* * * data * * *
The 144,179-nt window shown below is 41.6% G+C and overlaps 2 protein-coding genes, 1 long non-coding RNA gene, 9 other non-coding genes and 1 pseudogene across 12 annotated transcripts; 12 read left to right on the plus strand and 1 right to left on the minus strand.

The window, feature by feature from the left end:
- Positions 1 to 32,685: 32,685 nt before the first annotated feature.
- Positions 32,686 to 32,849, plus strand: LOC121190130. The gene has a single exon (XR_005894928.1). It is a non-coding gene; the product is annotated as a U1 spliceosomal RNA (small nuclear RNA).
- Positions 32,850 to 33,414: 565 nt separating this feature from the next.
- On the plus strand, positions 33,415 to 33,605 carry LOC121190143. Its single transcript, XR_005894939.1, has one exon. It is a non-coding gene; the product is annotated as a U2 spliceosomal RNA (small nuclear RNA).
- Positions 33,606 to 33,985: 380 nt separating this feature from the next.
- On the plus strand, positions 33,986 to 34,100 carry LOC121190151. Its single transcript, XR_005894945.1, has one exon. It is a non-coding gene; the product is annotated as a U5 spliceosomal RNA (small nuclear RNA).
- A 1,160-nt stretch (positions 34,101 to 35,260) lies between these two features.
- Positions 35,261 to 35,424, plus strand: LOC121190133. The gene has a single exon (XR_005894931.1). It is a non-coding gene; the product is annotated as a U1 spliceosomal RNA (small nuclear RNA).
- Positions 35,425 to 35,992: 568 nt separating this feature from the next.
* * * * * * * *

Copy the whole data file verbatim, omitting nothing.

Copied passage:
The 144,179-nt window shown below is 41.6% G+C and overlaps 2 protein-coding genes, 1 long non-coding RNA gene, 9 other non-coding genes and 1 pseudogene across 12 annotated transcripts; 12 read left to right on the plus strand and 1 right to left on the minus strand.

The window, feature by feature from the left end:
- Positions 1 to 32,685: 32,685 nt before the first annotated feature.
- Positions 32,686 to 32,849, plus strand: LOC121190130. The gene has a single exon (XR_005894928.1). It is a non-coding gene; the product is annotated as a U1 spliceosomal RNA (small nuclear RNA).
- Positions 32,850 to 33,414: 565 nt separating this feature from the next.
- On the plus strand, positions 33,415 to 33,605 carry LOC121190143. Its single transcript, XR_005894939.1, has one exon. It is a non-coding gene; the product is annotated as a U2 spliceosomal RNA (small nuclear RNA).
- Positions 33,606 to 33,985: 380 nt separating this feature from the next.
- On the plus strand, positions 33,986 to 34,100 carry LOC121190151. Its single transcript, XR_005894945.1, has one exon. It is a non-coding gene; the product is annotated as a U5 spliceosomal RNA (small nuclear RNA).
- A 1,160-nt stretch (positions 34,101 to 35,260) lies between these two features.
- Positions 35,261 to 35,424, plus strand: LOC121190133. The gene has a single exon (XR_005894931.1). It is a non-coding gene; the product is annotated as a U1 spliceosomal RNA (small nuclear RNA).
- Positions 35,425 to 35,992: 568 nt separating this feature from the next.